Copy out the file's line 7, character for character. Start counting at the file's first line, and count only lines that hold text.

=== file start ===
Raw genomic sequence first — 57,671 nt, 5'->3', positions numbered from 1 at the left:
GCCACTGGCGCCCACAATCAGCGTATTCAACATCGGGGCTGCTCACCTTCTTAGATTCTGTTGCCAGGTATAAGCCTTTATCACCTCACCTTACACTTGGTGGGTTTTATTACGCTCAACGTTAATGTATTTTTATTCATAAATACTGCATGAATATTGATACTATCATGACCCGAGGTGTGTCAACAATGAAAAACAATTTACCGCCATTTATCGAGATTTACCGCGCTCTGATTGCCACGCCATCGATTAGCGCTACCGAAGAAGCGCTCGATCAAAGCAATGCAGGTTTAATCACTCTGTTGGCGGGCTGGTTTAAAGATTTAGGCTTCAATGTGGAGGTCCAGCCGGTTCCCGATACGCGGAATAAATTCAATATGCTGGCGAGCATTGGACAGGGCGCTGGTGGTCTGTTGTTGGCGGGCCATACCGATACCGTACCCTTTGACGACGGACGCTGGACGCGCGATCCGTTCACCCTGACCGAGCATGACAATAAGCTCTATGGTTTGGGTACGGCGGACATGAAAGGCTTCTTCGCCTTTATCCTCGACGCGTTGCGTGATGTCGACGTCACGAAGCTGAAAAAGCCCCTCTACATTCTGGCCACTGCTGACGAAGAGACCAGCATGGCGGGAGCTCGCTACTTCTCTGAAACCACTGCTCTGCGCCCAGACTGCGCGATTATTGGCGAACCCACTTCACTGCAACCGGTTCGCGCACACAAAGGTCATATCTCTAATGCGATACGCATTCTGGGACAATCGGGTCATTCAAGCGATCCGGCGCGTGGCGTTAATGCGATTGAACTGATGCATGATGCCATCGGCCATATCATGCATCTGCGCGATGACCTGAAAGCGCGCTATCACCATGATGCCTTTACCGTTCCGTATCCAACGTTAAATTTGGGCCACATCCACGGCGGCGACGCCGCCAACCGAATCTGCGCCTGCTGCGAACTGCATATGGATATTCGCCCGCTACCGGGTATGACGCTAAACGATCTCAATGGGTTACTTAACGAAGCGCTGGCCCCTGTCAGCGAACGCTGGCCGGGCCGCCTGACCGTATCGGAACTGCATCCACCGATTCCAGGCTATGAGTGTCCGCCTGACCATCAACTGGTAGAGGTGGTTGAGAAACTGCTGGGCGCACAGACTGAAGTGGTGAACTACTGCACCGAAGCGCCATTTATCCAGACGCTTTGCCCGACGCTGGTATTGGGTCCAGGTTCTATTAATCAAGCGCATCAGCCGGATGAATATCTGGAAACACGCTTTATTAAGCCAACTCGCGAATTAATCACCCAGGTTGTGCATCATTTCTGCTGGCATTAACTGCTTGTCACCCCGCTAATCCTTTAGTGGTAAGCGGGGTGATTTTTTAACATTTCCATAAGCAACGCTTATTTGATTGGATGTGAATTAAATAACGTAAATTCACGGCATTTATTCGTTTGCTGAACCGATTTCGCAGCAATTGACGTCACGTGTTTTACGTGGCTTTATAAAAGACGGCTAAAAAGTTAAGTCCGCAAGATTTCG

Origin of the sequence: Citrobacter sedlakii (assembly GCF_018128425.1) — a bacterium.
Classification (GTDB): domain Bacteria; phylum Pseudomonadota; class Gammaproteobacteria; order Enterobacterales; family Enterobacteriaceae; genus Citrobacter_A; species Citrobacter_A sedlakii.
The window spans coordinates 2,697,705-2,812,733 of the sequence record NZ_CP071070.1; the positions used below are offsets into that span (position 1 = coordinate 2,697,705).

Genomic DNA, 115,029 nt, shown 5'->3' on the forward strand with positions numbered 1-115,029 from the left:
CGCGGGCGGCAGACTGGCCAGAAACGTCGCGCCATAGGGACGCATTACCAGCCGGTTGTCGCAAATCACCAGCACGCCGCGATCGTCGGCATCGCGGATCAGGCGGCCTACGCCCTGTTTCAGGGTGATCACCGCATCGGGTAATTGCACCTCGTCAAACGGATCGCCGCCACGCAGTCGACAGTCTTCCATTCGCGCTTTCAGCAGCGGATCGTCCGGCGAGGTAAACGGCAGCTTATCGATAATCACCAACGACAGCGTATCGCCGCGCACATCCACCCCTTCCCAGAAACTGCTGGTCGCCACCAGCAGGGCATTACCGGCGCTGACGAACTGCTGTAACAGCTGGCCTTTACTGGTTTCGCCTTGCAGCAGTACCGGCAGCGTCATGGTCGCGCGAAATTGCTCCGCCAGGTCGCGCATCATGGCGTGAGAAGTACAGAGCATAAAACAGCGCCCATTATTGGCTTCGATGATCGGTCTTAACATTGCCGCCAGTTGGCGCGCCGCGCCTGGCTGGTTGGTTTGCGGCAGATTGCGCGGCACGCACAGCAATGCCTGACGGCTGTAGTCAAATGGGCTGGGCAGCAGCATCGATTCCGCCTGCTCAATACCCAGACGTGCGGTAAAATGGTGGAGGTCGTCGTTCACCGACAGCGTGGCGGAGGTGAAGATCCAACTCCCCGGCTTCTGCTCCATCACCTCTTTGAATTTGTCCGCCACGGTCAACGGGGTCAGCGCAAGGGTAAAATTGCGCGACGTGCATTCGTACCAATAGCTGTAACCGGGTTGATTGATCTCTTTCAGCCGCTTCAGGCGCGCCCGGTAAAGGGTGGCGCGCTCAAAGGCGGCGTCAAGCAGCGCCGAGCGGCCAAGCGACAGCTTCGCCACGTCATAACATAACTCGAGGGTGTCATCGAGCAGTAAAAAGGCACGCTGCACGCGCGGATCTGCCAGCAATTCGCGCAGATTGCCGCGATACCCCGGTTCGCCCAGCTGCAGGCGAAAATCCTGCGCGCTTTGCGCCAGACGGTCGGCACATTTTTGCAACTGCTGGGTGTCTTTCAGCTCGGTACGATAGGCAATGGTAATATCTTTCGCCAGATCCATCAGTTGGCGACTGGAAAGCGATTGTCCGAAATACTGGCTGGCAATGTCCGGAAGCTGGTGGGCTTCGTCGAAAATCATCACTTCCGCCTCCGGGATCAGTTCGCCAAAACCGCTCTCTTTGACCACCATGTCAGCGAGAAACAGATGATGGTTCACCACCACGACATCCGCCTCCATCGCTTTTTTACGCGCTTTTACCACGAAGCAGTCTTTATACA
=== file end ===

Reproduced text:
CGCGGGCGGCAGACTGGCCAGAAACGTCGCGCCATAGGGACGCATTACCAGCCGGTTGTCGCAAATCACCAGCACGCCGCGATCGTCGGCATCGCGGATCAGGCGGCCTACGCCCTGTTTCAGGGTGATCACCGCATCGGGTAATTGCACCTCGTCAAACGGATCGCCGCCACGCAGTCGACAGTCTTCCATTCGCGCTTTCAGCAGCGGATCGTCCGGCGAGGTAAACGGCAGCTTATCGATAATCACCAACGACAGCGTATCGCCGCGCACATCCACCCCTTCCCAGAAACTGCTGGTCGCCACCAGCAGGGCATTACCGGCGCTGACGAACTGCTGTAACAGCTGGCCTTTACTGGTTTCGCCTTGCAGCAGTACCGGCAGCGTCATGGTCGCGCGAAATTGCTCCGCCAGGTCGCGCATCATGGCGTGAGAAGTACAGAGCATAAAACAGCGCCCATTATTGGCTTCGATGATCGGTCTTAACATTGCCGCCAGTTGGCGCGCCGCGCCTGGCTGGTTGGTTTGCGGCAGATTGCGCGGCACGCACAGCAATGCCTGACGGCTGTAGTCAAATGGGCTGGGCAGCAGCATCGATTCCGCCTGCTCAATACCCAGACGTGCGGTAAAATGGTGGAGGTCGTCGTTCACCGACAGCGTGGCGGAGGTGAAGATCCAACTCCCCGGCTTCTGCTCCATCACCTCTTTGAATTTGTCCGCCACGGTCAACGGGGTCAGCGCAAGGGTAAAATTGCGCGACGTGCATTCGTACCAATAGCTGTAACCGGGTTGATTGATCTCTTTCAGCCGCTTCAGGCGCGCCCGGTAAAGGGTGGCGCGCTCAAAGGCGGCGTCAAGCAGCGCCGAGCGGCCAAGCGACAGCTTCGCCACGTCATAACATAACTCGAGGGTGTCATCGAGCAGTAAAAAGGCACGCTGCACGCGCGGATCTGCCAGCAATTCGCGCAGATTGCCGCGATACCCCGGTTCGCCCAGCTGCAGGCGAAAATCCTGCGCGCTTTGCGCCAGACGGTCGGCACATTTTTGCAACTGCTGGGTGTCTTTCAGCTCGGTACGATAGGCAATGGTAATATCTTTCGCCAGATCCATCAGTTGGCGACTGGAAAGCGATTGTCCGAAATACTGGCTGGCAATGTCCGGAAGCTGGTGGGCTTCGTCGAAAATCATCACTTCCGCCTCCGGGATCAGTTCGCCAAAACCGCTCTCTTTGACCACCATGTCAGCGAGAAACAGATGATGGTTCACCACCACGACATCCGCCTCCATCGCTTTTTTACGCGCTTTTACCACGAAGCAGTCTTTATACA